In the United States, women are abandoning period-tracking apps that are less data-protective in terms of data protection, such as Flo, in favor of those that promise greater privacy, such as Stardust. However, the problem is not limited to period apps: any temperature tracking system, for example, can get hold of data that allows inferring the reproductive status of the user. Not to mention the information that can be guessed on the basis of purchases or interests. Google announced it would delete the location data of visitors to abortion clinics, but said nothing about searches for facilities on its search engine
In essence, technology companies in the United States will almost certainly comply with local state laws, unless there is legislation to replace them. This means that companies will hand over the requested information to the authorities following a court order. Deleting period tracking apps isn’t enough, since most of the deleted data is recoverable. Users are then monitored through smartphones, computers, visited sites and other apps. Even in the UK it is perfectly legal to sell this data, as long as it is aggregated and, in theory, anonymised. As the computer science researcher claims Latanya SweeneyHowever, the term “anonymised datasets” should include the word “pseudo” in relation to anonymity.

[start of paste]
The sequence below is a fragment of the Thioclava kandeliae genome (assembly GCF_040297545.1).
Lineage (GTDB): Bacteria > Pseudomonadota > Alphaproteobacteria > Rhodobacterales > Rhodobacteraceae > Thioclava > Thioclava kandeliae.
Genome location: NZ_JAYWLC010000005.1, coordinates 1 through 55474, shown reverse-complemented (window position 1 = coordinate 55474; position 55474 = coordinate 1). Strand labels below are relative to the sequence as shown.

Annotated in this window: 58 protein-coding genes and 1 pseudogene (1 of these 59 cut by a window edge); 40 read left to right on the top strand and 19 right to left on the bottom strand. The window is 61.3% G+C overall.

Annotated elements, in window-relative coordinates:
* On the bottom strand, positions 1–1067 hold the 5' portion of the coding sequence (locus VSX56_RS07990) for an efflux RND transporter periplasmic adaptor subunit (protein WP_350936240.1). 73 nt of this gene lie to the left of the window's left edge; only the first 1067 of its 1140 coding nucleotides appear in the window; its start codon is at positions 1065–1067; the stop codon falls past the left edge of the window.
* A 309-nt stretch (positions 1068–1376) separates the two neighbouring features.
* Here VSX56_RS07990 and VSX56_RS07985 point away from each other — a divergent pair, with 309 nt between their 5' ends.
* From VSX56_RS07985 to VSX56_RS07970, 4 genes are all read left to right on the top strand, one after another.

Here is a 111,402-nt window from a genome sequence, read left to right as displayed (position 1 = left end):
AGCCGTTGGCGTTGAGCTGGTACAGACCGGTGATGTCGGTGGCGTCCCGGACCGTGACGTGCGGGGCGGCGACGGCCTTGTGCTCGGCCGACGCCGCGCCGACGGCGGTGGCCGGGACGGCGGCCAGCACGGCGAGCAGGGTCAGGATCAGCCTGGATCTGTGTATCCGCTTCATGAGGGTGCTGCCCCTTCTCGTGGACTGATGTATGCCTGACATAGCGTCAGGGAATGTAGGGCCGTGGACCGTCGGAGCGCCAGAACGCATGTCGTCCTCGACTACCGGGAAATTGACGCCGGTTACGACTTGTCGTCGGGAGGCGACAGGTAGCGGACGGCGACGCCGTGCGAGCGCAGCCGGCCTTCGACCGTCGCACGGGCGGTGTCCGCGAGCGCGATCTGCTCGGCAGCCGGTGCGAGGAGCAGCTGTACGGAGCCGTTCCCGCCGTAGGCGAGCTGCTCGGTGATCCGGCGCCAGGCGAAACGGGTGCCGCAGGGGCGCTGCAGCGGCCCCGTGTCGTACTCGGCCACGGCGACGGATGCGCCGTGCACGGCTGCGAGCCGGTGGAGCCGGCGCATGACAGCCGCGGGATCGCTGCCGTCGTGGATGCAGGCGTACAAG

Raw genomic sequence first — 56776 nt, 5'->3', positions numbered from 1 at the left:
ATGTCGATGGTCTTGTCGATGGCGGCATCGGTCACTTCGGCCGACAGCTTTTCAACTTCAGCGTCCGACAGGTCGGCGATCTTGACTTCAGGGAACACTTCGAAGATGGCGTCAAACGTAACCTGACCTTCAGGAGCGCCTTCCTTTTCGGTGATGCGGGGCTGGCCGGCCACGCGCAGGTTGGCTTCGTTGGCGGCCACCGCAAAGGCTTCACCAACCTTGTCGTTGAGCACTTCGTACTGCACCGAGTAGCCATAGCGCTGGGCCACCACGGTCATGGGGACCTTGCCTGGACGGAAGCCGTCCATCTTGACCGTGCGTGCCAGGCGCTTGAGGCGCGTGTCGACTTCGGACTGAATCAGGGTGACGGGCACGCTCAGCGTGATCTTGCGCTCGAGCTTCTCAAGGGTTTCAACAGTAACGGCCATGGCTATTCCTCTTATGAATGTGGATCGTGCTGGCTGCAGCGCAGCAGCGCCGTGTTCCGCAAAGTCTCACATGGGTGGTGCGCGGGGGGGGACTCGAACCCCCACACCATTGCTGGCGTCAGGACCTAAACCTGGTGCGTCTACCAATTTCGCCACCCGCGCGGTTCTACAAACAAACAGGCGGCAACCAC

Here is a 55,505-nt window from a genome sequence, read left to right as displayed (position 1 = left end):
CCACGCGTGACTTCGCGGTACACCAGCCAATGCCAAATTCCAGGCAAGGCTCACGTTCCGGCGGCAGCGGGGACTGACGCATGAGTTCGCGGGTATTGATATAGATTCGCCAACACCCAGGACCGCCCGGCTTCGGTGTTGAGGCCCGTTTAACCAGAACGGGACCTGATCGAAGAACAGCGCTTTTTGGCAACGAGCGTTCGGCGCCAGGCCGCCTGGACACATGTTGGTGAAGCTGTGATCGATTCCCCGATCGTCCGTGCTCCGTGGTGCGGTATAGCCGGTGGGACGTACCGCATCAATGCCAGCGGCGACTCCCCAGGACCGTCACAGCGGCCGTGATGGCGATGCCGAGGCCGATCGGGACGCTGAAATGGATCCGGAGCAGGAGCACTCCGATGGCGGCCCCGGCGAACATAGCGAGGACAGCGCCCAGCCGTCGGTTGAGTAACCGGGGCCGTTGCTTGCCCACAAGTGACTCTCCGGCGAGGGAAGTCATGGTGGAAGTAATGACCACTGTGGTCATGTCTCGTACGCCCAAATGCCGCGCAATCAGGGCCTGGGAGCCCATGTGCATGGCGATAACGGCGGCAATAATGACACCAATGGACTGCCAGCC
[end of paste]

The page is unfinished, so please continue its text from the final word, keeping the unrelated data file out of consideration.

Basically, the business model of the entire “legal” web is about getting to know users well enough to sell them what they might want. And pregnancy affects a woman’s potential purchases. As an engineer and technology evangelist, I’ve been concerned for a long time about the lack of individual autonomy on the front of the fingerprints that we all leave behind. I predict that in 2023 we will see women and their allies take to the streets for demand data protectionas a means of regaining control over our bodies.
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